Her success in a fast-paced career comes as no surprise to those who knew her as a student at Moraine Valley. Staff comments depict Melissa, who was named the 2007 Pacesetter Award recipient, as hard-working and dedicated, traits she has carried into her professional life. While at Moraine Valley, Melissa worked as a reporter, features editor and editor-in- chief for the Glacier student newspaper. "I went to the Glacier office for a meeting, and I never left," she said.

Melissa believes Moraine Valley was the right choice for the foundation of her college education. "People genuinely cared about me succeeding," she said. "The faculty-they're like cheerleaders for us. This college is worth its weight 10 times over. It's a tremendous school."

"One of the best things about Moraine Valley is the general attitude throughout campus that makes students succeed," she said. "Staff members want you to leave school with the tools you need to have a great life."

And that does appear to be the case for Melissa in her marketing career. "My job is the best," she said. "I work with a great group of people and there's always something new happening. Plus, I'm a news junkie, and my office is across the hall from one of the most respected newsrooms."

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Graduate's Career Doesn't Miss a Beat

It's rare to find toddlers who declare a career choice, and if you did happen to find one, chances are they would end up taking a different path as they mature. Lucky for blues fans and music lovers everywhere, a woman who graduated from Moraine Valley a little more than 10 years ago never changed her lifelong career choice.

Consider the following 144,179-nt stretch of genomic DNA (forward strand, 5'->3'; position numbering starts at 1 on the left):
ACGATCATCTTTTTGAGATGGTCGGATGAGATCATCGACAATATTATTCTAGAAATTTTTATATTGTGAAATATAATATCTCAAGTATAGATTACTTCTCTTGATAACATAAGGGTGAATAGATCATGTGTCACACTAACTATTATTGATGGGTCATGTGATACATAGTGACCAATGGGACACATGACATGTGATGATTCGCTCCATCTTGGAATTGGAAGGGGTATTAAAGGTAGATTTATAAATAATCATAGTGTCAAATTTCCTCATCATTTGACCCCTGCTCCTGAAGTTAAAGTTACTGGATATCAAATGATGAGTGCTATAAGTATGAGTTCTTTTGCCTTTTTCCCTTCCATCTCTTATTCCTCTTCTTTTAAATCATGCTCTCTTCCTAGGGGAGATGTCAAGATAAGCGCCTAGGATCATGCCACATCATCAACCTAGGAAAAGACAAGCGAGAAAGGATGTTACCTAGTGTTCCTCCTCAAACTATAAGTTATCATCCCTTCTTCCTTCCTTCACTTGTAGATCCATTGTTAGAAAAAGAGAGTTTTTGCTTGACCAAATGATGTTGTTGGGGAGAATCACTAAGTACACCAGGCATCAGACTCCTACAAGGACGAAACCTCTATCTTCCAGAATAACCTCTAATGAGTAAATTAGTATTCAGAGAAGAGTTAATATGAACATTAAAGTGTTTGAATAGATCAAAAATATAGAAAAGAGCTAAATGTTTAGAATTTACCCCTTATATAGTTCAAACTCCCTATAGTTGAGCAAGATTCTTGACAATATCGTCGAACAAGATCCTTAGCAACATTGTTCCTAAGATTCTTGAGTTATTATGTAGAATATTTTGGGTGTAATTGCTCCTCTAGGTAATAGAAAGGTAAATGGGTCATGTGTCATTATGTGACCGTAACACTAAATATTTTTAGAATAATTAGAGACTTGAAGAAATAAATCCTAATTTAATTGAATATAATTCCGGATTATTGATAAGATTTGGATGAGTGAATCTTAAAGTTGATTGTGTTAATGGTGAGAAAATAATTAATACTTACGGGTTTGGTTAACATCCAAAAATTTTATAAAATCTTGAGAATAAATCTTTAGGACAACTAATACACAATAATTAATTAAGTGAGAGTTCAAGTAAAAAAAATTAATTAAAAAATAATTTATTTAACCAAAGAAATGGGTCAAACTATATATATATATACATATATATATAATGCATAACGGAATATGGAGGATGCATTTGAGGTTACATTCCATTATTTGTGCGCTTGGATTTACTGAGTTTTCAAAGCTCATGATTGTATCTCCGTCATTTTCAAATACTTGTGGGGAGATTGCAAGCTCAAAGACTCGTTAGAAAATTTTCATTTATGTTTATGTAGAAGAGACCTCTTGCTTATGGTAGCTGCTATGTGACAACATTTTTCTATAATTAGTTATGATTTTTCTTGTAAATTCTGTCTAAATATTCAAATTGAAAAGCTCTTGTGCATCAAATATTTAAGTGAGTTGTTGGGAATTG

There was never a doubt Palos Hills native Ebonie Taylor would grace the stage and inspire people with her robust voice. "I always knew this was what I wanted to do. When I was little, I would be watching my mom, and I would stand in front of the mirror. I'd hold my hair brush like it was a microphone, and I would pretend to be a singer," she said.

Ebonie's childhood was unlike most, as she hails from a family of professional musicians-from her parents to her legendary great aunt, Koko Taylor, known as the Queen of the Blues. So it was a familiar routine for Ebonie to trek around the world with her family while they performed. "As a young child, I traveled with my mom and spent a lot of time back stage and in dressing rooms. Music was something I was always around," she said.

An upbringing in the industry nurtured Ebonie's love for music, but her powerful voice established her as a professional musician in her own right. While at Moraine Valley, she took vocal classes and was a member of the Chorale and Chamber Singers. Ebonie's passion continued at Aquinas College, where she performed in a vocal group and jazz ensemble, and was part of a duet with a friend who played piano.

"I've been privileged to work with some of the world's finest," Ebonie said. She has toured and shared the stage with R. Kelly, The Contours, Mavis Staples, and Junior Walker and the All Stars, to name a few. She performed live at Radio City Music Hall and for the Black Entertainment Television (BET) 25th Anniversary Show. Locally, she has performed with the UpBeat Band, Chicago R & B Machine and Jazz Vocal Quartet.

While music may be her first love, she was encouraged to always have a "plan B" because of the highs and lows in the industry. Ebonie, who received her degree in international business with a minor in French, also is a licensed esthetician and makeup artist, plus owns a spa. And when her schedule permits, she visits schools to share her passion about performing arts. "It's important to me that children learn about the arts," she said.

Her schedule may be a little tight right now as she is currently touring more than 30 cities with The Official Blues Brothers Revue. She said she was excited to learn the Fine and Performing Arts Center at Moraine Valley was one of the tour destinations. "When I found out, I was like-'hey, I went to that school.' I loved seeing Moraine Valley again. It looks beautiful-very fancy and state-of-the-art. It was great to come back."

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Great Chemistry in Research and Development